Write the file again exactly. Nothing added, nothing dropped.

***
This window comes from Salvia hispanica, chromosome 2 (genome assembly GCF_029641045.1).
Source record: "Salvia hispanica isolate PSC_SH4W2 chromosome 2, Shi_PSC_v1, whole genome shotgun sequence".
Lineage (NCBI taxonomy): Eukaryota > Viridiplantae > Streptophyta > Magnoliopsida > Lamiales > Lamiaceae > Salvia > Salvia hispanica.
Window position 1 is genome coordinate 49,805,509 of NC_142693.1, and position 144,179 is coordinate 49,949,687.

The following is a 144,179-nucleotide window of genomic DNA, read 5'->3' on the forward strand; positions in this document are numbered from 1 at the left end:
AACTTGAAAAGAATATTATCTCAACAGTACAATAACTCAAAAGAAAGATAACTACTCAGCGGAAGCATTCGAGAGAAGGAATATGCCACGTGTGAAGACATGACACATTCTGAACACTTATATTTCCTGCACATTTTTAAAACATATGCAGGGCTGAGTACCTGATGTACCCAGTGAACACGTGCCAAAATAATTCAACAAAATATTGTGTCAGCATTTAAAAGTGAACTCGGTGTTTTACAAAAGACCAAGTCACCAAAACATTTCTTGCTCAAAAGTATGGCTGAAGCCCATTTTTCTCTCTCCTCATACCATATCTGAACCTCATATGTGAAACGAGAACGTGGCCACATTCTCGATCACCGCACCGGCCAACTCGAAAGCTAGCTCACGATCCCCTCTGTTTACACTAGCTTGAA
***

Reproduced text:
This window comes from Salvia hispanica, chromosome 2 (genome assembly GCF_029641045.1).
Source record: "Salvia hispanica isolate PSC_SH4W2 chromosome 2, Shi_PSC_v1, whole genome shotgun sequence".
Lineage (NCBI taxonomy): Eukaryota > Viridiplantae > Streptophyta > Magnoliopsida > Lamiales > Lamiaceae > Salvia > Salvia hispanica.
Window position 1 is genome coordinate 49,805,509 of NC_142693.1, and position 144,179 is coordinate 49,949,687.

The following is a 144,179-nucleotide window of genomic DNA, read 5'->3' on the forward strand; positions in this document are numbered from 1 at the left end:
AACTTGAAAAGAATATTATCTCAACAGTACAATAACTCAAAAGAAAGATAACTACTCAGCGGAAGCATTCGAGAGAAGGAATATGCCACGTGTGAAGACATGACACATTCTGAACACTTATATTTCCTGCACATTTTTAAAACATATGCAGGGCTGAGTACCTGATGTACCCAGTGAACACGTGCCAAAATAATTCAACAAAATATTGTGTCAGCATTTAAAAGTGAACTCGGTGTTTTACAAAAGACCAAGTCACCAAAACATTTCTTGCTCAAAAGTATGGCTGAAGCCCATTTTTCTCTCTCCTCATACCATATCTGAACCTCATATGTGAAACGAGAACGTGGCCACATTCTCGATCACCGCACCGGCCAACTCGAAAGCTAGCTCACGATCCCCTCTGTTTACACTAGCTTGAA